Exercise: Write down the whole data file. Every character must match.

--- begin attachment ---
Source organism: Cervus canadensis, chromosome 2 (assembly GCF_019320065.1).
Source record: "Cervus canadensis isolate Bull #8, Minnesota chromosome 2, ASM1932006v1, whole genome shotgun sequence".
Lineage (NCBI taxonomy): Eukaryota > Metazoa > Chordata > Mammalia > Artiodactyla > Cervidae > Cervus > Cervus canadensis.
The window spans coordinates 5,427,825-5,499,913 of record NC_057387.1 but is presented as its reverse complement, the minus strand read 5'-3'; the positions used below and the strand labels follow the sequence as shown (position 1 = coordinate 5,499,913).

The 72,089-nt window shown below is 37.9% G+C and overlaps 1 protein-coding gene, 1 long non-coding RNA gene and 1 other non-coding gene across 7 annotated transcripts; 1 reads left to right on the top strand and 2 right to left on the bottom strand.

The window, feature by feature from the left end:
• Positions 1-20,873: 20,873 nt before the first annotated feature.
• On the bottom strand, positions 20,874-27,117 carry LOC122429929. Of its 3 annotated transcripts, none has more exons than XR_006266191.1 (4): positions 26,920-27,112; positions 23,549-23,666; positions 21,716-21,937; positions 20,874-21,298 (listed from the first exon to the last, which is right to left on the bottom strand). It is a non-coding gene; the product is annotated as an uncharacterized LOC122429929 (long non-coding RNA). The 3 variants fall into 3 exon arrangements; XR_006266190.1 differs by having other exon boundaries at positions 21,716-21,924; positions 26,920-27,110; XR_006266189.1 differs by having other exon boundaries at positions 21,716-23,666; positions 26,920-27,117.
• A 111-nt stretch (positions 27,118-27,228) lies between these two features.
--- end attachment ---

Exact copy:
Source organism: Cervus canadensis, chromosome 2 (assembly GCF_019320065.1).
Source record: "Cervus canadensis isolate Bull #8, Minnesota chromosome 2, ASM1932006v1, whole genome shotgun sequence".
Lineage (NCBI taxonomy): Eukaryota > Metazoa > Chordata > Mammalia > Artiodactyla > Cervidae > Cervus > Cervus canadensis.
The window spans coordinates 5,427,825-5,499,913 of record NC_057387.1 but is presented as its reverse complement, the minus strand read 5'-3'; the positions used below and the strand labels follow the sequence as shown (position 1 = coordinate 5,499,913).

The 72,089-nt window shown below is 37.9% G+C and overlaps 1 protein-coding gene, 1 long non-coding RNA gene and 1 other non-coding gene across 7 annotated transcripts; 1 reads left to right on the top strand and 2 right to left on the bottom strand.

The window, feature by feature from the left end:
• Positions 1-20,873: 20,873 nt before the first annotated feature.
• On the bottom strand, positions 20,874-27,117 carry LOC122429929. Of its 3 annotated transcripts, none has more exons than XR_006266191.1 (4): positions 26,920-27,112; positions 23,549-23,666; positions 21,716-21,937; positions 20,874-21,298 (listed from the first exon to the last, which is right to left on the bottom strand). It is a non-coding gene; the product is annotated as an uncharacterized LOC122429929 (long non-coding RNA). The 3 variants fall into 3 exon arrangements; XR_006266190.1 differs by having other exon boundaries at positions 21,716-21,924; positions 26,920-27,110; XR_006266189.1 differs by having other exon boundaries at positions 21,716-23,666; positions 26,920-27,117.
• A 111-nt stretch (positions 27,118-27,228) lies between these two features.